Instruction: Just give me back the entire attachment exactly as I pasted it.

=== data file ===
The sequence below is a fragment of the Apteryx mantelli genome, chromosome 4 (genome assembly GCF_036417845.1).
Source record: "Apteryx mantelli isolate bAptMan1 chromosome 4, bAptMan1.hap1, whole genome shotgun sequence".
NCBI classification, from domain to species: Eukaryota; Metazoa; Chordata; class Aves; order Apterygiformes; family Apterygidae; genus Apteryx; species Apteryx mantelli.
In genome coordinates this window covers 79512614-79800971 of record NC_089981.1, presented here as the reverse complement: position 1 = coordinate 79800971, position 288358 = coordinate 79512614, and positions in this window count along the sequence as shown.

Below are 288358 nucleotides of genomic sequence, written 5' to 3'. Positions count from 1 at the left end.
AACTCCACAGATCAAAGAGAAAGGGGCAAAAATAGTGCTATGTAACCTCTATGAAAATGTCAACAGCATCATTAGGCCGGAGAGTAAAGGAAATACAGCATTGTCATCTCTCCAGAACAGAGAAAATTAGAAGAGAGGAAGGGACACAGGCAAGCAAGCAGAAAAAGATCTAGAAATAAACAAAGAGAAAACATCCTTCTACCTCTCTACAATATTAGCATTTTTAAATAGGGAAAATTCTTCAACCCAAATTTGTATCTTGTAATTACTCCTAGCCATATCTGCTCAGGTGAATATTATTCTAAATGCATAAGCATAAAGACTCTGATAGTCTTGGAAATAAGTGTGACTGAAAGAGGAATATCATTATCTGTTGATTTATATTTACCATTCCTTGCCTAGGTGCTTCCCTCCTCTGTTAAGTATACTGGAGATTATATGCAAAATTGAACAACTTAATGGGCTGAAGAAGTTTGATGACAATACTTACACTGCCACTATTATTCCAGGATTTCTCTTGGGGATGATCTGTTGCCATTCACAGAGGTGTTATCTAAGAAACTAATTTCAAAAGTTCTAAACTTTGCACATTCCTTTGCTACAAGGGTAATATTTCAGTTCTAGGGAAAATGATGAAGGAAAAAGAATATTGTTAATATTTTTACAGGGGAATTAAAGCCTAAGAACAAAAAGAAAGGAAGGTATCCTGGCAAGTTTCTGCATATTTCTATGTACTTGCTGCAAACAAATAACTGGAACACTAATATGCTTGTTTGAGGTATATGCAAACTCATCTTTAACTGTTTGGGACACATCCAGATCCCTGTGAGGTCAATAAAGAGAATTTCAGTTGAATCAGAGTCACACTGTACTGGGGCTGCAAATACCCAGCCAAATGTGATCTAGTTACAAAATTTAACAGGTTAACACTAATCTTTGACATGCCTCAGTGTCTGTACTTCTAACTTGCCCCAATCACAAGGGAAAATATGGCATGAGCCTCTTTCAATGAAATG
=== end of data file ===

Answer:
The sequence below is a fragment of the Apteryx mantelli genome, chromosome 4 (genome assembly GCF_036417845.1).
Source record: "Apteryx mantelli isolate bAptMan1 chromosome 4, bAptMan1.hap1, whole genome shotgun sequence".
NCBI classification, from domain to species: Eukaryota; Metazoa; Chordata; class Aves; order Apterygiformes; family Apterygidae; genus Apteryx; species Apteryx mantelli.
In genome coordinates this window covers 79512614-79800971 of record NC_089981.1, presented here as the reverse complement: position 1 = coordinate 79800971, position 288358 = coordinate 79512614, and positions in this window count along the sequence as shown.

Below are 288358 nucleotides of genomic sequence, written 5' to 3'. Positions count from 1 at the left end.
AACTCCACAGATCAAAGAGAAAGGGGCAAAAATAGTGCTATGTAACCTCTATGAAAATGTCAACAGCATCATTAGGCCGGAGAGTAAAGGAAATACAGCATTGTCATCTCTCCAGAACAGAGAAAATTAGAAGAGAGGAAGGGACACAGGCAAGCAAGCAGAAAAAGATCTAGAAATAAACAAAGAGAAAACATCCTTCTACCTCTCTACAATATTAGCATTTTTAAATAGGGAAAATTCTTCAACCCAAATTTGTATCTTGTAATTACTCCTAGCCATATCTGCTCAGGTGAATATTATTCTAAATGCATAAGCATAAAGACTCTGATAGTCTTGGAAATAAGTGTGACTGAAAGAGGAATATCATTATCTGTTGATTTATATTTACCATTCCTTGCCTAGGTGCTTCCCTCCTCTGTTAAGTATACTGGAGATTATATGCAAAATTGAACAACTTAATGGGCTGAAGAAGTTTGATGACAATACTTACACTGCCACTATTATTCCAGGATTTCTCTTGGGGATGATCTGTTGCCATTCACAGAGGTGTTATCTAAGAAACTAATTTCAAAAGTTCTAAACTTTGCACATTCCTTTGCTACAAGGGTAATATTTCAGTTCTAGGGAAAATGATGAAGGAAAAAGAATATTGTTAATATTTTTACAGGGGAATTAAAGCCTAAGAACAAAAAGAAAGGAAGGTATCCTGGCAAGTTTCTGCATATTTCTATGTACTTGCTGCAAACAAATAACTGGAACACTAATATGCTTGTTTGAGGTATATGCAAACTCATCTTTAACTGTTTGGGACACATCCAGATCCCTGTGAGGTCAATAAAGAGAATTTCAGTTGAATCAGAGTCACACTGTACTGGGGCTGCAAATACCCAGCCAAATGTGATCTAGTTACAAAATTTAACAGGTTAACACTAATCTTTGACATGCCTCAGTGTCTGTACTTCTAACTTGCCCCAATCACAAGGGAAAATATGGCATGAGCCTCTTTCAATGAAATG